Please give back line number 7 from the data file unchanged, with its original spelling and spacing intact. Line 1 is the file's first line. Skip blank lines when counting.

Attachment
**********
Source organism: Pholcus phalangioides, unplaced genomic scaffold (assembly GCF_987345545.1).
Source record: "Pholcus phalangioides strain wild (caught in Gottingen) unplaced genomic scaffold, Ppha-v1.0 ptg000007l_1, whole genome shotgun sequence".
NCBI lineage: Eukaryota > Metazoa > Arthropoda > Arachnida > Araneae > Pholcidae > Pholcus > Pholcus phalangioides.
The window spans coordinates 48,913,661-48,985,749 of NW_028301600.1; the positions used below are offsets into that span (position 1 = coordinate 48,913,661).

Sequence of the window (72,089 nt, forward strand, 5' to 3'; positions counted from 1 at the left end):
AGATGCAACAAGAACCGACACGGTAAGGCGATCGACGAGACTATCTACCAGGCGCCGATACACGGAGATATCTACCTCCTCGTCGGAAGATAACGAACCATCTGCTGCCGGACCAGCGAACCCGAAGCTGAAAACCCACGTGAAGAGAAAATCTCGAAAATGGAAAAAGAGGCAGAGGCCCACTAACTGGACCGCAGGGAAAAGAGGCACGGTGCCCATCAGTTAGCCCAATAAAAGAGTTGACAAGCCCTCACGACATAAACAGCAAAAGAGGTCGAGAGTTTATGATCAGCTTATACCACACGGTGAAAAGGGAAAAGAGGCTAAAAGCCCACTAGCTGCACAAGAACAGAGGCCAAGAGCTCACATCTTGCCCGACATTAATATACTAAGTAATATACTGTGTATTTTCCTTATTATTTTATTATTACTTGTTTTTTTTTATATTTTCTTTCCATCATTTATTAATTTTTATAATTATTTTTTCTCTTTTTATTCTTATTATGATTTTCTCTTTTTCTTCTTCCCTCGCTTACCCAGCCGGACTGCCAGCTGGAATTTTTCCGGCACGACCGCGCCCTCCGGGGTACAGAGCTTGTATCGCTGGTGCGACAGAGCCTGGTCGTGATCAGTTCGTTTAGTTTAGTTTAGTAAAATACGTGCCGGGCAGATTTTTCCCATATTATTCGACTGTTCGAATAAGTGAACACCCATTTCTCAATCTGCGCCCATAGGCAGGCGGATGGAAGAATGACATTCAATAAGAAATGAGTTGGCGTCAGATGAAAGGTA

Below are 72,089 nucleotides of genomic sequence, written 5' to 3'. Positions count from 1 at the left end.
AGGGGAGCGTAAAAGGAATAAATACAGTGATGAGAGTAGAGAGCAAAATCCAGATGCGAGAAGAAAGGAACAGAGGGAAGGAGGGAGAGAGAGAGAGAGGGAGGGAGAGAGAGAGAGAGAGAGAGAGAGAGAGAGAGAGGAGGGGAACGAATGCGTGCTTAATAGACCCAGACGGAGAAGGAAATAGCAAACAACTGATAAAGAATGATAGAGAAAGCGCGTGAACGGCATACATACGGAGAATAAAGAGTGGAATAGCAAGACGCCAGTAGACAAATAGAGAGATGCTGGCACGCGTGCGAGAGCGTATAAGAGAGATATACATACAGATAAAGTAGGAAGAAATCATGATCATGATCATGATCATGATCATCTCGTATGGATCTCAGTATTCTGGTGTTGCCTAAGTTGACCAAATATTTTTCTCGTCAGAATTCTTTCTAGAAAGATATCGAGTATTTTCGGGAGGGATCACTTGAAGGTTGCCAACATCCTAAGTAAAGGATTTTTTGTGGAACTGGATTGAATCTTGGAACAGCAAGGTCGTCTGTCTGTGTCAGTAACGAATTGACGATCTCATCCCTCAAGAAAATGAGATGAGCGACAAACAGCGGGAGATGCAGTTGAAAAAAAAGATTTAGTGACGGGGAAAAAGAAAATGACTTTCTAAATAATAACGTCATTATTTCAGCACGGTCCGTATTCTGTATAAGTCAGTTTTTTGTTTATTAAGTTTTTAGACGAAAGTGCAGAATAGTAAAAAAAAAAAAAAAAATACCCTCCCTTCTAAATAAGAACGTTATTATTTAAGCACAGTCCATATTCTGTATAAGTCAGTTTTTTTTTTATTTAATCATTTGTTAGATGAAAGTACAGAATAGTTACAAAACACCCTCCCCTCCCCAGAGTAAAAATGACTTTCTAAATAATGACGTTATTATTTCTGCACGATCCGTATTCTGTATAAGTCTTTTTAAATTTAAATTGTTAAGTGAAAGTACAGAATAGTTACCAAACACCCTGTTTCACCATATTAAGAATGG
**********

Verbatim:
Below are 72,089 nucleotides of genomic sequence, written 5' to 3'. Positions count from 1 at the left end.